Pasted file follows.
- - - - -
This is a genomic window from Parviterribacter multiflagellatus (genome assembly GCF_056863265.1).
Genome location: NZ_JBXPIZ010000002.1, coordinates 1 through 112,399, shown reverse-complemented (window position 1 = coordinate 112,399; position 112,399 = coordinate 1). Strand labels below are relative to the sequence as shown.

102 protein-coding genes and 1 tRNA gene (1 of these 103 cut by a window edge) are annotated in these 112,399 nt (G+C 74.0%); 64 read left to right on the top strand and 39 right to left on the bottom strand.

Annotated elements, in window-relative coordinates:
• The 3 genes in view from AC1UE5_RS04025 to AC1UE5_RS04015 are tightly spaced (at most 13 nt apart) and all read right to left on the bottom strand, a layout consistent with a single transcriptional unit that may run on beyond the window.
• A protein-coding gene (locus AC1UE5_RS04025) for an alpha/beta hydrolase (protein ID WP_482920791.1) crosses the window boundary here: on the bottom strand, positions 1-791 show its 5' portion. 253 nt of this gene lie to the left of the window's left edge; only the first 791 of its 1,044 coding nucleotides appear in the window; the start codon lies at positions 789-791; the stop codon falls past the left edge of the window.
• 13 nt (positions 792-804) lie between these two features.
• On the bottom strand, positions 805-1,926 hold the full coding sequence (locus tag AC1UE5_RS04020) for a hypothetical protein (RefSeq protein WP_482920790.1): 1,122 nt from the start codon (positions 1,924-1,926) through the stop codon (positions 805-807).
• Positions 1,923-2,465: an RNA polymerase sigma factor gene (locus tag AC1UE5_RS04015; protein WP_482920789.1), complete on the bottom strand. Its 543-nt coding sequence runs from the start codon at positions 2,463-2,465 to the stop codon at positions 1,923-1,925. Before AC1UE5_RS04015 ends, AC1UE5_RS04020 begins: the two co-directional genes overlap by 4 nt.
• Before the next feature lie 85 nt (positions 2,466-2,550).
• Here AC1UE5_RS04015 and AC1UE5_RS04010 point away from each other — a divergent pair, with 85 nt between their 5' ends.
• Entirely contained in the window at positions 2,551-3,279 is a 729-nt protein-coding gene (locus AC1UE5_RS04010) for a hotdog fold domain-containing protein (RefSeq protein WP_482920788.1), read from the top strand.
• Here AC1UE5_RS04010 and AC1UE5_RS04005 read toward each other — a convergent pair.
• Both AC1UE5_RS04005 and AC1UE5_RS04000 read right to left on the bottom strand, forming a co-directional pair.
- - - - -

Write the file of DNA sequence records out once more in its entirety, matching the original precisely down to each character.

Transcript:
This is a genomic window from Parviterribacter multiflagellatus (genome assembly GCF_056863265.1).
Genome location: NZ_JBXPIZ010000002.1, coordinates 1 through 112,399, shown reverse-complemented (window position 1 = coordinate 112,399; position 112,399 = coordinate 1). Strand labels below are relative to the sequence as shown.

102 protein-coding genes and 1 tRNA gene (1 of these 103 cut by a window edge) are annotated in these 112,399 nt (G+C 74.0%); 64 read left to right on the top strand and 39 right to left on the bottom strand.

Annotated elements, in window-relative coordinates:
• The 3 genes in view from AC1UE5_RS04025 to AC1UE5_RS04015 are tightly spaced (at most 13 nt apart) and all read right to left on the bottom strand, a layout consistent with a single transcriptional unit that may run on beyond the window.
• A protein-coding gene (locus AC1UE5_RS04025) for an alpha/beta hydrolase (protein ID WP_482920791.1) crosses the window boundary here: on the bottom strand, positions 1-791 show its 5' portion. 253 nt of this gene lie to the left of the window's left edge; only the first 791 of its 1,044 coding nucleotides appear in the window; the start codon lies at positions 789-791; the stop codon falls past the left edge of the window.
• 13 nt (positions 792-804) lie between these two features.
• On the bottom strand, positions 805-1,926 hold the full coding sequence (locus tag AC1UE5_RS04020) for a hypothetical protein (RefSeq protein WP_482920790.1): 1,122 nt from the start codon (positions 1,924-1,926) through the stop codon (positions 805-807).
• Positions 1,923-2,465: an RNA polymerase sigma factor gene (locus tag AC1UE5_RS04015; protein WP_482920789.1), complete on the bottom strand. Its 543-nt coding sequence runs from the start codon at positions 2,463-2,465 to the stop codon at positions 1,923-1,925. Before AC1UE5_RS04015 ends, AC1UE5_RS04020 begins: the two co-directional genes overlap by 4 nt.
• Before the next feature lie 85 nt (positions 2,466-2,550).
• Here AC1UE5_RS04015 and AC1UE5_RS04010 point away from each other — a divergent pair, with 85 nt between their 5' ends.
• Entirely contained in the window at positions 2,551-3,279 is a 729-nt protein-coding gene (locus AC1UE5_RS04010) for a hotdog fold domain-containing protein (RefSeq protein WP_482920788.1), read from the top strand.
• Here AC1UE5_RS04010 and AC1UE5_RS04005 read toward each other — a convergent pair.
• Both AC1UE5_RS04005 and AC1UE5_RS04000 read right to left on the bottom strand, forming a co-directional pair.